Positions in Bed

Last night was the eighth or ninth time I did my favorite position in bed. It’s sort of new even though I did it once back in college. And it seems to work well for both people. Yup, sleeping head to toe works well in many situations, but especially in our home “infirmary” (the guestroom) when one of my little girls is sick.

When my kids were smaller and got sick, I slept with them face-to-face in the playroom or they climbed into bed with me and my husband. This year, with the Fear of Flu, I wanted to be near Sammy to monitor how she was doing, basically giving up my bill of health when it dawned on me that I should put my pillow at her feet. I also opened the window every so often to air out the Flu Room. That system worked pretty well, and has been a keeper ever since!

One of the first times I ever had to worry about positions in bed was when my sister and I were little and we’d have a “spend the night party” in her room. I have no idea how old I was, but the two of us fit in her little twin bed. The only problem was that Amy would not tolerate my alleged tooting problem. So she made me sleep with my face toward her which insured that my butt was facing the outside of the bed in case of toots. That was a win-win situation for our little sleepover, and twice we were so clever that we faked being “still asleep” on Sunday morning so that our parents didn’t make us get up and go to church.

You have to be pretty intimate with someone to deal with (or acknowledge) a tooting in bed problem. I just recently in my late thirties learned what a “dutch oven” is, thanks to the Diary of a Whimpy Kid movie (which was hilarious in MHO.) And even more recently experienced it on our family trip to New York. I won’t say which kid was sleeping with me or who was the guilty party, but we laughed even harder at our real life dutch oven than the one in the movie. Memories get made in odd ways sometimes.

As I said, my first head-to-toe arrangement was back in college. I was out of town and went to visit an old boyfriend while I was in the city. He had a new girlfriend and I had a new boyfriend, so it was nice being able to catch up just as friends. He went through the trouble of borrowing an air mattress and a pump, but with a leak in the mattress, it would not inflate. He offered to sleep on the linoleum floor and let me have the bed, but we finally decided to sleep head to toe. It was perfect. Our new platonic relationship was a success and with our position there was no awkwardness or worry of which way to face my head. The next day we were able to sight see with our new friendship still intact.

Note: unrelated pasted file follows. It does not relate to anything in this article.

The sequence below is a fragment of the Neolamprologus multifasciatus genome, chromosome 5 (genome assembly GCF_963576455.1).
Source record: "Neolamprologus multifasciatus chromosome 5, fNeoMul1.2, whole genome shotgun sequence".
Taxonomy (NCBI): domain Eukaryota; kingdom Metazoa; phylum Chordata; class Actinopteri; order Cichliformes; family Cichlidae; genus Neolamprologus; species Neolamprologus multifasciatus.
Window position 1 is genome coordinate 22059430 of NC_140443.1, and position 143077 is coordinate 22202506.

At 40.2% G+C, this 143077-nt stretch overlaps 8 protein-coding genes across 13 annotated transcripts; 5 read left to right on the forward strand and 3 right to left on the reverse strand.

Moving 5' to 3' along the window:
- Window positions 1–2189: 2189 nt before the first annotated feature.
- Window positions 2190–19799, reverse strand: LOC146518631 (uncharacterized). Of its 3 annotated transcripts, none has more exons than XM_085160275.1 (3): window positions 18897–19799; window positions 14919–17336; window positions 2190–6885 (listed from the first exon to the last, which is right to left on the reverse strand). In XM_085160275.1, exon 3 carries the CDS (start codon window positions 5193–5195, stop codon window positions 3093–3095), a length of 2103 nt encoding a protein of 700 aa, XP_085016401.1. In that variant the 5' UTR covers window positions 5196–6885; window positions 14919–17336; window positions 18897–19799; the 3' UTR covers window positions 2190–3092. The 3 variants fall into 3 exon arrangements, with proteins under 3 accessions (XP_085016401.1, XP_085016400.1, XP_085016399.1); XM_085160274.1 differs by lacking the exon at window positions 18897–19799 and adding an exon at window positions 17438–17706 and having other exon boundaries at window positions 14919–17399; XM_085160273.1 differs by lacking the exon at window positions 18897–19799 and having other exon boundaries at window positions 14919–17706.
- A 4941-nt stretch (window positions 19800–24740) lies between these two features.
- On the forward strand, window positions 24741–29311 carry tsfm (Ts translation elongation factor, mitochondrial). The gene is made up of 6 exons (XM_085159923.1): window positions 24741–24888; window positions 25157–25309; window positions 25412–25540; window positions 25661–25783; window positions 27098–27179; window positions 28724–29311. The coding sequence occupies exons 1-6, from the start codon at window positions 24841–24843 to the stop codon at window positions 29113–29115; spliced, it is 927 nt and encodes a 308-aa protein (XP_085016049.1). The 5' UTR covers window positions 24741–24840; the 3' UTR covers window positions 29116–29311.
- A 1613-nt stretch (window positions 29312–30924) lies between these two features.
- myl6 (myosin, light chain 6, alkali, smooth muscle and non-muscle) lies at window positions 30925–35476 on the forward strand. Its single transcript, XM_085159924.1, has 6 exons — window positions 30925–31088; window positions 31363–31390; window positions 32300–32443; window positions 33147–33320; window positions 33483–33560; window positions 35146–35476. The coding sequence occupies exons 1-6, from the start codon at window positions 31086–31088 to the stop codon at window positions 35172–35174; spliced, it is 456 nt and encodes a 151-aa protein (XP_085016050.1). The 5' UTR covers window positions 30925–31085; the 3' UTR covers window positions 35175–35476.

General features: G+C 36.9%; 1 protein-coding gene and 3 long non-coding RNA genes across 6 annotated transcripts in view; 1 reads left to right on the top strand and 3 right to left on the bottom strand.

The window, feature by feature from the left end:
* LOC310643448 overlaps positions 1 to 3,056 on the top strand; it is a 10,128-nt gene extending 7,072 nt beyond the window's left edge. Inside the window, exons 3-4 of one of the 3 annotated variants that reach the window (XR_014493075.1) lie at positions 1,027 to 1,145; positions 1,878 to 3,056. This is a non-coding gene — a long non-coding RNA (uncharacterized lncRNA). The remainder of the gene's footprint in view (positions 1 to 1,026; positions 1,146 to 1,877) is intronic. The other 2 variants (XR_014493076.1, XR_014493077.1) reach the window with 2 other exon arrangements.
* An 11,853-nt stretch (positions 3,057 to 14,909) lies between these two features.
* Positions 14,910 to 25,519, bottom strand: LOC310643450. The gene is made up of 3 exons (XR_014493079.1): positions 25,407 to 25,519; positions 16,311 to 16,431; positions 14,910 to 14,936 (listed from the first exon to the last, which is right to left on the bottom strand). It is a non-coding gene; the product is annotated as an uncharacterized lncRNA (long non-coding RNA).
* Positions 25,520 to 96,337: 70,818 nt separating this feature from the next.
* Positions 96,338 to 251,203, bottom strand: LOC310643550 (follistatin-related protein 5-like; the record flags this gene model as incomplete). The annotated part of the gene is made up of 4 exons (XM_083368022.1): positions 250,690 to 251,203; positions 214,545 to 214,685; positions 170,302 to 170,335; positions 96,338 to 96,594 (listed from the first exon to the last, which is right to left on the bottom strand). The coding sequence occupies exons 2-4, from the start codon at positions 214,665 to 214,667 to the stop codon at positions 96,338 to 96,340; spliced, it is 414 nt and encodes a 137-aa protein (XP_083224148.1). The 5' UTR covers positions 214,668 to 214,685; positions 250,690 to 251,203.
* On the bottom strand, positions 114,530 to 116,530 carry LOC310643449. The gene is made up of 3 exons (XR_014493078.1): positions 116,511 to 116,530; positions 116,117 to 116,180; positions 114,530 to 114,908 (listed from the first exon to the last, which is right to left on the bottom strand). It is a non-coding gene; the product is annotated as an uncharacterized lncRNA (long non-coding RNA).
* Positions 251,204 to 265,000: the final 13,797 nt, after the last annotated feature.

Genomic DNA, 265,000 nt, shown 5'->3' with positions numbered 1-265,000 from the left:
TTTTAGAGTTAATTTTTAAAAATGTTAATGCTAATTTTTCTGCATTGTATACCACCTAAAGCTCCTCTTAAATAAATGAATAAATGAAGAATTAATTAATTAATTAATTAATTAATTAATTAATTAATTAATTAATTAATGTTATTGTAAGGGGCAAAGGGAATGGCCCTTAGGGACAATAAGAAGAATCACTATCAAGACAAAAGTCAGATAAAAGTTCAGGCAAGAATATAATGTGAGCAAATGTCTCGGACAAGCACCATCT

The strangest bed position I ever experienced was four to a bed in a sofa bed! With multiple roommates from St. Simons Island, we took many weekend trips down there in college. But one of the times we must’ve taken our entire doom room hall. So many of us were together that we had to double and triple up in our sleeping arrangements. The main problem for me was that Karla’s sofa bed linens were made so tight that we couldn’t undo the sheets to slide in from the side of the bed. Each of the four of us had to climb to the top of the bed and then shimmy in, like tucking ourselves into an envelope. I’m pretty sure I now know what a straight jacket feels like. That night there was no worry over head position or under-the-sheet gas because that bed was so tight no one could move until we reversed our shimmy out of the bed toward the waft of Karla’s dad’s scrambled eggs the next morning.

So far this school year I must’ve slept head-to-toe with one of my children at least a half dozen times. I may not be a June Cleaver whose love language is cooking for her children, but I do love nursing them back to health. I pretty much put everything else on hold and tend to whatever it is that they need whether it is a cup of juice, water with ice cubes, or just company. Sure, I start to feel cooped up and wonder if I have their germs too after living in my PJs for a day (or five! Damn that flu season!) But when they are so sweet and still and pathetic from their poor little germs, it’s like life gets paused so I can see their sweet baby faces without any sass and without them running away onto the next busy part of their elementary aged day.

Ellie had stomach funk yesterday, so I tended to her all throughout the day, clocking out of the infirmary here and there to go sneak in a cup of coffee and a show for myself while she binged on Bunk’d and Stuck in the Middle and various other Disney “people shows” (non-animated.) Of course I joined her for Alvin and the Chipmunks; it’s one of my faves. Or maybe I just like the chance or excuse to lay around and watch T.V. Or maybe I like listening to find out where Ellie gets some of her sayings. Infirmary Days are a chance to get free snuggles and be reminded of what doing nothing feels like which is sometimes very needed. Not to sound too much like the Dos Equis man, but… I don’t always sleep with my children, but when they are sick, it’s head-to-toe!

Advice to the Bride: Don’t Get Divorced over Corn Chowder and Disney World